CORNWALL BRIDGE — Housatonic Valley Association staff, board members, supporters, and friends gathered Dec. 15 in a virtual event, for the organization’s 81st annual meeting,
Hosted by HVA President Tony Zunino, the organization’s annual meeting and holiday gathering honored watershed heroes whose work will have a lasting, positive impact on the region’s environmental health for years to come, and featured guest speaker Scott Jackson, Department of Environmental Conservation, Extension Professor, UMass Amherst, according to a statement.
Lou and Elaine Hecht of Salisbury received the Lifetime Environmental Champion award “for their tireless environmental leadership, support, and contributions to protecting the land, waters, and wildlife of the Housatonic River Valley,” according to the HVA.
“Their decades of leadership with HVA as well as the Salisbury Conservation Commission, Salisbury Association Land Trust and Sharon Audubon Center, among others, helped build the Litchfield Hills Greenprint Collaborative of land trusts in Northwest Connecticut; shelter birds; shape and lead HVA’s Follow the Forest initiative; and create exhibits like Birds in Crisis and Come into the Forest to invite public understanding and action,” according to the HVA.
Guest speaker Scott Jackson received the Conservation Champion of the Year award for his expertise in wetland ecology, biodiversity and conservation that has helped guide the work of HVA and many others over the past 12 years. His landscape ecology research and the assessment and decision-making tools he and his team developed have helped transform land and water conservation across the region by guiding it to the most impactful places, according to the HVA.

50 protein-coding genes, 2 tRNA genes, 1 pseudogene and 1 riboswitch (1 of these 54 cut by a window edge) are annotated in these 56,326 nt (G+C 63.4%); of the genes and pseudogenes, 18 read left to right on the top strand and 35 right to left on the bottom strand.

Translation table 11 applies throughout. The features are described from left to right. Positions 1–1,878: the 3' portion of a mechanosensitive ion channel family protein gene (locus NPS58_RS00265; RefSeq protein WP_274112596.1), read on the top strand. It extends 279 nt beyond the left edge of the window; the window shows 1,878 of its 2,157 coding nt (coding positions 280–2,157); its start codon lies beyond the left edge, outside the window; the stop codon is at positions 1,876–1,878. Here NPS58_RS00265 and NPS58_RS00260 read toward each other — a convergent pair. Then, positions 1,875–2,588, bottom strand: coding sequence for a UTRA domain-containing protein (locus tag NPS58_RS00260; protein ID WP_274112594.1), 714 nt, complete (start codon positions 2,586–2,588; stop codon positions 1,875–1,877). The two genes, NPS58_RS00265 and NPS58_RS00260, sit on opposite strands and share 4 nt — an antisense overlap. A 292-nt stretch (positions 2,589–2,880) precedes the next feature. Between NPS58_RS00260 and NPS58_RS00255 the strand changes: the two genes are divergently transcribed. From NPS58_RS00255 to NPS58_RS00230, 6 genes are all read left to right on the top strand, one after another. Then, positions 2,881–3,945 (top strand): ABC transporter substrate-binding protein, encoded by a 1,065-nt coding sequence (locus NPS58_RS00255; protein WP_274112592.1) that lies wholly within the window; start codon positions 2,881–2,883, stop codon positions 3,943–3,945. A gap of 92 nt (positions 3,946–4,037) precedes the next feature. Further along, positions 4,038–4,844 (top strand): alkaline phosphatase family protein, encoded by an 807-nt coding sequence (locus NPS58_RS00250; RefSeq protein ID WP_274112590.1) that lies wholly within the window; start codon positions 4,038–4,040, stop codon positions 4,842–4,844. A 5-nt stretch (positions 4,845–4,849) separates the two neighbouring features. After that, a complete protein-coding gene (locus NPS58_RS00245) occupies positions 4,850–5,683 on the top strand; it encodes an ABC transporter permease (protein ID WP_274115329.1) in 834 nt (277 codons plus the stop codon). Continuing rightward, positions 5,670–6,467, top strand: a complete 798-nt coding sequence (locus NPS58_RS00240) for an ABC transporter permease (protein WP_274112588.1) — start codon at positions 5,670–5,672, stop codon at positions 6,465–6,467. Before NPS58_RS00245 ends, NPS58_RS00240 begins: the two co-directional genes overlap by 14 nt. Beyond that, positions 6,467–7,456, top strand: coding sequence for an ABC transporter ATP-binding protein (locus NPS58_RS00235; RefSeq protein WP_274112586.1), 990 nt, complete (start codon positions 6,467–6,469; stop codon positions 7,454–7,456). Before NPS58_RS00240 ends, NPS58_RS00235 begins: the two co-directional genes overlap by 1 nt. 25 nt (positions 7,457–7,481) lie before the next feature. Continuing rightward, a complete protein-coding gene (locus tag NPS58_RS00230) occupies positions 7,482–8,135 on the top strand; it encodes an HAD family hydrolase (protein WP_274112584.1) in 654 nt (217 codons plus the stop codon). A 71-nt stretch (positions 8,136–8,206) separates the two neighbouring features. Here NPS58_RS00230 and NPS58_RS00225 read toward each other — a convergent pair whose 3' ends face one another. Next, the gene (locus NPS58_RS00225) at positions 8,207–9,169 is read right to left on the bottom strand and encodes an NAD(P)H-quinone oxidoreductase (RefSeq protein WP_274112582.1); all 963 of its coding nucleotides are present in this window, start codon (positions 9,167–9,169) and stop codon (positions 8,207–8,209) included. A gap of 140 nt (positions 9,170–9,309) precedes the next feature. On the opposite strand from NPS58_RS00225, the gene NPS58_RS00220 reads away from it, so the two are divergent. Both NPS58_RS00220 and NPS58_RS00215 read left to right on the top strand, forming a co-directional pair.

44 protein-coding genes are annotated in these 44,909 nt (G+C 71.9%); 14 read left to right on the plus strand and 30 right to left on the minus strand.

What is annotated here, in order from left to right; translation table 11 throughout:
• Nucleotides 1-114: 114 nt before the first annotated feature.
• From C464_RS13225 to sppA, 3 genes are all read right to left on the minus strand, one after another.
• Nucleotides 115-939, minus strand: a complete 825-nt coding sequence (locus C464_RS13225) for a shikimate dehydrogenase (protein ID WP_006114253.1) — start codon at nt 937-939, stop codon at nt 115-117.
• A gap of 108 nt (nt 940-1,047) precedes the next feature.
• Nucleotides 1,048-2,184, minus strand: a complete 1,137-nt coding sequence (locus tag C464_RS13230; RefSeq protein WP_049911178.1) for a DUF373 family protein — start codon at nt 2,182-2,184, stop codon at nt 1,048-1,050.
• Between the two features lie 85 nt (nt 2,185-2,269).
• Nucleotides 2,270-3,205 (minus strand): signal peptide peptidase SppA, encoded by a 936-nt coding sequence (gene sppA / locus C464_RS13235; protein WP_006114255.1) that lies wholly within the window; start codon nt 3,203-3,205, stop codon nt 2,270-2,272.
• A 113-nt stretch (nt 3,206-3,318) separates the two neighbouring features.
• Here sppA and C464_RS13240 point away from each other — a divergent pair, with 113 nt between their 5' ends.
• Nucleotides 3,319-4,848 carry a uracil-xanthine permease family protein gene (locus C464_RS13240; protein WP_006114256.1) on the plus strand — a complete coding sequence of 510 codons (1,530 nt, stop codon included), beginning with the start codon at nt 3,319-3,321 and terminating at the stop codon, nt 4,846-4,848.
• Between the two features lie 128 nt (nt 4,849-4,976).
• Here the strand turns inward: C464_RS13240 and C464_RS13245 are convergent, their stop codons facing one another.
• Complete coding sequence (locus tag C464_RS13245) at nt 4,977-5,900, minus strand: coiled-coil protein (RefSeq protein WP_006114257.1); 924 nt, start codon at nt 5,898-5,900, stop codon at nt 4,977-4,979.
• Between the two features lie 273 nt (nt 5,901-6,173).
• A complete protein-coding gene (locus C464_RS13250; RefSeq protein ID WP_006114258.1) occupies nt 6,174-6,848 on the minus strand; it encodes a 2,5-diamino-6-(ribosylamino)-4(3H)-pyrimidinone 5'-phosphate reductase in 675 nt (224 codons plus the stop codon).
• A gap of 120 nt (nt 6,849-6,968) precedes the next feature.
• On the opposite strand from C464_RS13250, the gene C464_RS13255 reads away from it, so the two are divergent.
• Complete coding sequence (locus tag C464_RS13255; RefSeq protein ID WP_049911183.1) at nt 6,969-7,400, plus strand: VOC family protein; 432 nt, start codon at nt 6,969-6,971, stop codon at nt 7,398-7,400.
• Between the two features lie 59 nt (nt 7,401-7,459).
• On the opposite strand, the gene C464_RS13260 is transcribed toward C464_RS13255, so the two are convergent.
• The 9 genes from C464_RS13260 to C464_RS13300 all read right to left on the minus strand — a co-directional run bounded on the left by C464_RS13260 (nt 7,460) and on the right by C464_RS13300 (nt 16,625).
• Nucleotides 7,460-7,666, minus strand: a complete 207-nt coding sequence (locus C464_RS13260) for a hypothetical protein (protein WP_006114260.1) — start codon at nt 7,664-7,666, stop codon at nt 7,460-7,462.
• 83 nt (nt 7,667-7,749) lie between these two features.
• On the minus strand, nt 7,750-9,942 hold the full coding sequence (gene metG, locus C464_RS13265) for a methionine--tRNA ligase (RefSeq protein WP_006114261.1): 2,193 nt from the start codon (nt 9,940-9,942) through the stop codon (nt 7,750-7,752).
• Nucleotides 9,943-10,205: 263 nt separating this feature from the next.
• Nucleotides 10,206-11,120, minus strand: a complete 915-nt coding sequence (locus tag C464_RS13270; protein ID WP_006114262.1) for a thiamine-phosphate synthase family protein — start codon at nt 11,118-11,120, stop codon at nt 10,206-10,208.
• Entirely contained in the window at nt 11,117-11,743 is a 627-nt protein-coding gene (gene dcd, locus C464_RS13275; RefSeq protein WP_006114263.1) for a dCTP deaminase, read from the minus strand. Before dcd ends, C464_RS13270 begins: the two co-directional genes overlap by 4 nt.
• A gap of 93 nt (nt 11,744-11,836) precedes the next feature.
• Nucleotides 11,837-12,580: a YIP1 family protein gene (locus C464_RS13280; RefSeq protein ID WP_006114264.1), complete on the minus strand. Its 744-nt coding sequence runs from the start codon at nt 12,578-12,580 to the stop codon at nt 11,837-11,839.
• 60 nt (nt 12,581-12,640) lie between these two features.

Jackson’s presentation, “Coping with Climate Change in Your Community,” focused on personal and community-level action to safeguard our ecosystem, species, and biodiversity in the face of climate change – and help avoid climate-related disasters in the future. For example, increasing water storage in upper areas of the watershed to avoid severe flooding, or reconnecting upstream and downstream habitats in streams that are most likely to stay cool in the future.
“Our strategic focus is on protecting the most climate-resilient waters and lands across the tri-state Housatonic Valley,” said Lynn Werner, Executive Director.
“With the benefit of Scott’s work and the help of wonderful conservation partners and supporters, this year we advanced more than a dozen projects to restore streams in about half of our targeted areas from Great Barrington, Massachusetts to Dover, New York to Watertown, Connecticut,” Werner said. “As of this year we’ve also protected nearly 6,000 acres of key forestland and wildlife linkages that connect them, more than ten percent of our goal.”
According to members, “As the conservation organization dedicated to the entire 2,000 square-mile tristate Housatonic Watershed, HVA acts to protect the natural character and environmental health of the valley from the Berkshires to Long Island Sound for this and future generations. HVA works in three ways to establish climate-ready conditions across the region by 2040: Follow the Forest to conserve a 50,000-acre woodland and wildlife climate corridor for wildlife habitat, clean water, and carbon and temperature moderation; Clean, Cold and Connected to restore and protect 500 miles of rivers and streams and drinking water sources; and Education and Equitable Representation to engage the watershed’s diverse people and communities in equitable participation in and access to a clean, healthy, and climate-ready Housatonic Watershed.”
Learn more at www.hvatoday.org.